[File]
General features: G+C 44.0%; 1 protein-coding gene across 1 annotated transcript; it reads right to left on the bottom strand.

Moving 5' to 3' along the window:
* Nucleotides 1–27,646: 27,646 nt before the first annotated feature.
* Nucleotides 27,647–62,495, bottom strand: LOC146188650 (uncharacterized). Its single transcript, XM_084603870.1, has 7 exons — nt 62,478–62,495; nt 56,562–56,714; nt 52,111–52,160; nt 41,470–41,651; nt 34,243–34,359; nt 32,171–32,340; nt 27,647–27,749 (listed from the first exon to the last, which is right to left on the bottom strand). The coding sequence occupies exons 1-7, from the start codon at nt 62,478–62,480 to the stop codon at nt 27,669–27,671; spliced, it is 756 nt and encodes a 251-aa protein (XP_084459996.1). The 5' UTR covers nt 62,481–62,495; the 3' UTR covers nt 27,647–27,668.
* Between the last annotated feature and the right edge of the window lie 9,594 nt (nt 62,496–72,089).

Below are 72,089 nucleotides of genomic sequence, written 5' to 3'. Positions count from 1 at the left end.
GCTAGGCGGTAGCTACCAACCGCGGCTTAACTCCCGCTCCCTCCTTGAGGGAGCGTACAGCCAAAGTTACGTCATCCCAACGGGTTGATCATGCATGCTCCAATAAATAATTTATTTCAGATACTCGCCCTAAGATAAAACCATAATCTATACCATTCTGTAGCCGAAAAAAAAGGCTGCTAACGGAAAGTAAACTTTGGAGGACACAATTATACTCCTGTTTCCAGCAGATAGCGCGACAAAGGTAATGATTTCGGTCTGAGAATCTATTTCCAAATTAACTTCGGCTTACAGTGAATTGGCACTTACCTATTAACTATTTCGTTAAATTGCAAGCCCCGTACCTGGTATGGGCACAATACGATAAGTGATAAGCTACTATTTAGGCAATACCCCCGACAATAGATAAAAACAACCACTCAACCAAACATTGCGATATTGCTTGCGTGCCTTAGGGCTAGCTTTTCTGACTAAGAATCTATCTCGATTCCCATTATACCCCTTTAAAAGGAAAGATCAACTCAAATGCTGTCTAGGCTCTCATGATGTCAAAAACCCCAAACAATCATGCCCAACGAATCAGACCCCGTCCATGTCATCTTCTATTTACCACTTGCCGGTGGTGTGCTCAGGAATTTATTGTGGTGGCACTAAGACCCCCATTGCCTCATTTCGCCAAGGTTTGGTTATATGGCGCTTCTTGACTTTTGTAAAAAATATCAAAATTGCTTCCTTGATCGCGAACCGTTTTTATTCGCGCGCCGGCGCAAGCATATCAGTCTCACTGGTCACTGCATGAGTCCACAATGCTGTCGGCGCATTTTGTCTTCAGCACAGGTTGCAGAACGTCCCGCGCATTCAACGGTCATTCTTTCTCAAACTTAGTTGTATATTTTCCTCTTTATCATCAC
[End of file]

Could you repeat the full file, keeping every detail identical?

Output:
General features: G+C 44.0%; 1 protein-coding gene across 1 annotated transcript; it reads right to left on the bottom strand.

Moving 5' to 3' along the window:
* Nucleotides 1–27,646: 27,646 nt before the first annotated feature.
* Nucleotides 27,647–62,495, bottom strand: LOC146188650 (uncharacterized). Its single transcript, XM_084603870.1, has 7 exons — nt 62,478–62,495; nt 56,562–56,714; nt 52,111–52,160; nt 41,470–41,651; nt 34,243–34,359; nt 32,171–32,340; nt 27,647–27,749 (listed from the first exon to the last, which is right to left on the bottom strand). The coding sequence occupies exons 1-7, from the start codon at nt 62,478–62,480 to the stop codon at nt 27,669–27,671; spliced, it is 756 nt and encodes a 251-aa protein (XP_084459996.1). The 5' UTR covers nt 62,481–62,495; the 3' UTR covers nt 27,647–27,668.
* Between the last annotated feature and the right edge of the window lie 9,594 nt (nt 62,496–72,089).

Below are 72,089 nucleotides of genomic sequence, written 5' to 3'. Positions count from 1 at the left end.
GCTAGGCGGTAGCTACCAACCGCGGCTTAACTCCCGCTCCCTCCTTGAGGGAGCGTACAGCCAAAGTTACGTCATCCCAACGGGTTGATCATGCATGCTCCAATAAATAATTTATTTCAGATACTCGCCCTAAGATAAAACCATAATCTATACCATTCTGTAGCCGAAAAAAAAGGCTGCTAACGGAAAGTAAACTTTGGAGGACACAATTATACTCCTGTTTCCAGCAGATAGCGCGACAAAGGTAATGATTTCGGTCTGAGAATCTATTTCCAAATTAACTTCGGCTTACAGTGAATTGGCACTTACCTATTAACTATTTCGTTAAATTGCAAGCCCCGTACCTGGTATGGGCACAATACGATAAGTGATAAGCTACTATTTAGGCAATACCCCCGACAATAGATAAAAACAACCACTCAACCAAACATTGCGATATTGCTTGCGTGCCTTAGGGCTAGCTTTTCTGACTAAGAATCTATCTCGATTCCCATTATACCCCTTTAAAAGGAAAGATCAACTCAAATGCTGTCTAGGCTCTCATGATGTCAAAAACCCCAAACAATCATGCCCAACGAATCAGACCCCGTCCATGTCATCTTCTATTTACCACTTGCCGGTGGTGTGCTCAGGAATTTATTGTGGTGGCACTAAGACCCCCATTGCCTCATTTCGCCAAGGTTTGGTTATATGGCGCTTCTTGACTTTTGTAAAAAATATCAAAATTGCTTCCTTGATCGCGAACCGTTTTTATTCGCGCGCCGGCGCAAGCATATCAGTCTCACTGGTCACTGCATGAGTCCACAATGCTGTCGGCGCATTTTGTCTTCAGCACAGGTTGCAGAACGTCCCGCGCATTCAACGGTCATTCTTTCTCAAACTTAGTTGTATATTTTCCTCTTTATCATCAC